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Wonder

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Starting school is a tough enough time for everyone, but it’s all the more tougher for young Auggie (Jacob Tremblay), who has been home-schooled until grade five because he has a severe facial difference as a result of a genetic disorder. Now, his parents (Julia Roberts and Owen Wilson), having decided to enrol him in a private school for the sake of socialisation, Auggie, a bright kid who likes science, Star Wars, and Halloween, must negotiate life outside the protective bubble of his family for the first time ever.

Adapted from R.J. Palacio’s novel by director Stephen Chbosky (The Perks of Being a Wallfower), Wonder traces a year in the life of not just the precocious and eminently likable Auggie, but also the people around him – we get separate threads from the point of view of his 15 year old sister Via (Izabela Vidovic), who feels like she’s always coming second to her special needs brother; his new best friend Jack Will (Noah Jupe), who likes Auggie but bends to the pressure of schoolyard bullying; his mother, who put her life plans on hold to care for him, and more.

But it’s Auggie who is the centre of the film, a smart, charming kid bearing up the weight of being visibly and permanently outside of the norm as best he can. He is, of course, not unaware of how other people see him; “Why do I have to be so ugly?” he wails at one point, and it’d take a particularly hard heart not to be moved by the poor kid’s plight.

Indeed, Wonder expertly aims for the heart at every turn. It’s openly manipulative stuff, but nonetheless effective, even if it occasionally strays past the point of plausibility or taste (there’s a bit of business with the family dog seemingly inserted because it’s been a good 15 minutes since we’ve had a bit of a cry). The whole thing is buoyed by a great cast, a wonderfully warm tone,  and a generally optimistic attitude; yes, there are bullies and anxieties and life can deal you a stunningly unfair hand, but Wonder takes place in a world where underdogs are championed and goodness of heart trumps social advantage – there’s value in spending time in a world like that, even if it’s just for a couple of hours.

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Suburbicon

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In Suburbicon, director and co-writer Clooney and writers Joel and Ethan Coen, and Grant Heslov, set out to explore the underbelly of the titular late 1950s community. The suburbs have always been Gothic, the darkness behind (or below) the neat rows of houses was always there, hidden beneath the veneer. It lurks in Tobe Hooper’s Poltergeist (1982), Joe Dante’s The ‘Burbs (1989), and even Desperate Housewives, (sorry, David Lynch’s Blue Velvet doesn’t qualify; its location is the small town, the darkness of Frank Booth et al is geographically ‘elsewhere’, likewise most movies adapted from Stephen King books).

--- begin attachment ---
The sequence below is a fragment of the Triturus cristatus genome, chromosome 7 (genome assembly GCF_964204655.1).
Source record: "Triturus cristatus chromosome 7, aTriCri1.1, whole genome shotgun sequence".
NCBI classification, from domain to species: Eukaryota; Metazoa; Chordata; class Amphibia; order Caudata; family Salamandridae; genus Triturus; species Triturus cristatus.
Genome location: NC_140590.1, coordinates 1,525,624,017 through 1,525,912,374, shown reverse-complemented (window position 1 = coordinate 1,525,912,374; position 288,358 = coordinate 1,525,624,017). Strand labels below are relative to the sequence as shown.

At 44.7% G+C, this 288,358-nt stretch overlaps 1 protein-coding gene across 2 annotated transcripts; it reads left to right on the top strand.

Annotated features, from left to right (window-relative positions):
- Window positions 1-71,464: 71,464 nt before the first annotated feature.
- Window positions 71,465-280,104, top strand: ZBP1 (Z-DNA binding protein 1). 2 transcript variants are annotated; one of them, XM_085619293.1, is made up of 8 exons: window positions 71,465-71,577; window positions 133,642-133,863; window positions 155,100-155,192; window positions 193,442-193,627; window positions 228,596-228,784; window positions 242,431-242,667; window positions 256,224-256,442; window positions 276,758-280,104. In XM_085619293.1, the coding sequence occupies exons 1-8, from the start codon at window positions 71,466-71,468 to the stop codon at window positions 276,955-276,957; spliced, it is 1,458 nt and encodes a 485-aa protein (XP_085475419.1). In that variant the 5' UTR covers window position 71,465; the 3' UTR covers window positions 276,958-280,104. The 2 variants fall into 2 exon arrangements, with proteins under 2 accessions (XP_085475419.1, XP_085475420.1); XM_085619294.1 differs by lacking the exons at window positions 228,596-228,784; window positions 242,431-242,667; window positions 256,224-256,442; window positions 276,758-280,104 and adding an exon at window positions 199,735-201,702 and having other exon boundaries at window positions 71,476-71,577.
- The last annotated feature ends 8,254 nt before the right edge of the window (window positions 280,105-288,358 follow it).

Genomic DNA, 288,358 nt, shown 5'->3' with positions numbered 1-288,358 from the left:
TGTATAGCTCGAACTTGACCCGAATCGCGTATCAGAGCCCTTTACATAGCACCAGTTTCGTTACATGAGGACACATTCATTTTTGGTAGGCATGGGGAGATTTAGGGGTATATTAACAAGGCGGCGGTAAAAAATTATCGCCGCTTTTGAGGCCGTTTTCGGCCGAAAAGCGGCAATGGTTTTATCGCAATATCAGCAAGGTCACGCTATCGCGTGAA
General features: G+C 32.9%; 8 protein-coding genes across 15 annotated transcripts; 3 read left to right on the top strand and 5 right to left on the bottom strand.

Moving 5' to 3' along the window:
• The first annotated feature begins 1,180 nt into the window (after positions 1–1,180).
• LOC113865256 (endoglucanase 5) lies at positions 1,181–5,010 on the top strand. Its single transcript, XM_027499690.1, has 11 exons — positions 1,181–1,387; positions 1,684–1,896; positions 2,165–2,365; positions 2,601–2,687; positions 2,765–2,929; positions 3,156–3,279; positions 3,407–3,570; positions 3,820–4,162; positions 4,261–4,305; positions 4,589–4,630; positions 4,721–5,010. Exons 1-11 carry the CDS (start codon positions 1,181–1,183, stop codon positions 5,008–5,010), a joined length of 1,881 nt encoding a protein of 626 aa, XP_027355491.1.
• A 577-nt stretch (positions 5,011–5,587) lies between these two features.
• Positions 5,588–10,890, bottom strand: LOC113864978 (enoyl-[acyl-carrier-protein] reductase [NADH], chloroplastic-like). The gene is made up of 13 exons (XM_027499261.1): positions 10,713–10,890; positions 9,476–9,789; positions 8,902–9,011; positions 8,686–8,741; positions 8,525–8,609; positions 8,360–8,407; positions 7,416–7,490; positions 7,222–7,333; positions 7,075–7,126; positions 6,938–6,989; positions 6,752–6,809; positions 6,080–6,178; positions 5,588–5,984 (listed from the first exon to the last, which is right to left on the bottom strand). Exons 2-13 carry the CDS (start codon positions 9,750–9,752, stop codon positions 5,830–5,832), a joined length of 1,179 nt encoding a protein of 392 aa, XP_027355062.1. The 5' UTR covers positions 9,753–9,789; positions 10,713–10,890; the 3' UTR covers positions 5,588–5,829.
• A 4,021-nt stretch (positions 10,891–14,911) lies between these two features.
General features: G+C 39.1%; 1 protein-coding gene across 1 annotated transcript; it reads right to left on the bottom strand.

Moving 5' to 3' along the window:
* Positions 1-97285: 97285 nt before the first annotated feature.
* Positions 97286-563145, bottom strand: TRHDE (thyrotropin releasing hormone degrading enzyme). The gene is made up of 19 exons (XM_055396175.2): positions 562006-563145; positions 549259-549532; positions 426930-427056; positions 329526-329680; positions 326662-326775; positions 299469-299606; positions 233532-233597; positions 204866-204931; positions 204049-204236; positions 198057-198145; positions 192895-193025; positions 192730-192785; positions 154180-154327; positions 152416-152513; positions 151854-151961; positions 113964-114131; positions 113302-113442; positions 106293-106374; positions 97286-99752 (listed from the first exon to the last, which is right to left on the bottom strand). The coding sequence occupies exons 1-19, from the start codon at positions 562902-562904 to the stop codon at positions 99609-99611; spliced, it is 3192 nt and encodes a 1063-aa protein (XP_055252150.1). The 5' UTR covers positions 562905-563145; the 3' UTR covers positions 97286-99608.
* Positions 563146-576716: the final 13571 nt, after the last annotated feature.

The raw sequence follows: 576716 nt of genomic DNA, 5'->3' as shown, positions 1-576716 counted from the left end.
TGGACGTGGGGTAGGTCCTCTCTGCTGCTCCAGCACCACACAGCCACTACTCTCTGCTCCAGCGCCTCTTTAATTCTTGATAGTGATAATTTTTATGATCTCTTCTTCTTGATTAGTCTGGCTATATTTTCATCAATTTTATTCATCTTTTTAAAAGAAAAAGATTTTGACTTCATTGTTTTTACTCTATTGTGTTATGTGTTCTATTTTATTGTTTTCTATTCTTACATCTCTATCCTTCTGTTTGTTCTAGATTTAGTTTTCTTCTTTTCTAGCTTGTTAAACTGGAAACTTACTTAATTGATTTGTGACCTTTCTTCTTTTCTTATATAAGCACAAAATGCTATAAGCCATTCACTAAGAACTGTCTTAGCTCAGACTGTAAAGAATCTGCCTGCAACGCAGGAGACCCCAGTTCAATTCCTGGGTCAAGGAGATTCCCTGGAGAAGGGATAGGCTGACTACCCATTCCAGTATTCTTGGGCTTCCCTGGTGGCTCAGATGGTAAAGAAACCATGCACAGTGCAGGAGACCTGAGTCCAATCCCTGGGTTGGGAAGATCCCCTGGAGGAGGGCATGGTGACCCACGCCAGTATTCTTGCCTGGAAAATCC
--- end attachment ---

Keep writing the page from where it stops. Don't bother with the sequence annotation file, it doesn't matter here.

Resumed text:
Among the rows of neatly manicured lawns, small houses, and clean streets, life in Suburbicon appears straight forward. The 1950s suburb is beautifully evoked in the film’s art design and opening sequence. To its post-war boomer inhabitants the community feels safe and happy, everyone wrapped up warmly in their smug sense of themselves, talking to the postman and making custard pies. Until a black family, the Meyers (Leith M Burke and Karimah Westbrook), move in and the all-white suburb erupts into racism. In the house bordering the rear of the Meyers’, lives Gardner Lodge (Matt Damon), his wheelchair bound wife Nancy, her carer and twin-sister Margaret (Julianne Moore), and their son Nicky (Noah Jupe). But the veneer of this wholesome family is shattered one night when two robbers pay a visit.

These twin narratives are almost-linked through the vague friendship of each family’s sons, but ultimately the majority of the film focuses on the Lodges and a predicament that almost seems to echo the Coens’ more noir inspired works (watch out for the appearance of a VW Beetle, a nod to the brothers’ debut, Blood Simple). In part the story, which slips between uneasy comic tones and crime drama, echoes the brothers’ better thrillers – Suburbicon was apparently first written in 1986 immediately after Blood Simple – but it lacks the power of that work and the wry, witty intelligence of films such as Fargo.

While Clooney’s direction is efficient, the script lacks the necessary intensity, the cast – and Moore especially – deliver good performances, and as an ensemble piece the film is not without charm, but lacking the necessary narrative focus it becomes hard to care about the protagonists, and by the inevitable third act neither story climaxes with the necessary emotional power.

Suburbicon wants to say something about violence, about the darkness behind the twitching curtains, about the smiles that hide lies, about the fear of the outsider, about the motives that drive people, and about the undercurrent of the suburban dream of 1950s USA. But despite evoking the period through great design, the film just doesn’t live up to the sum of its parts.

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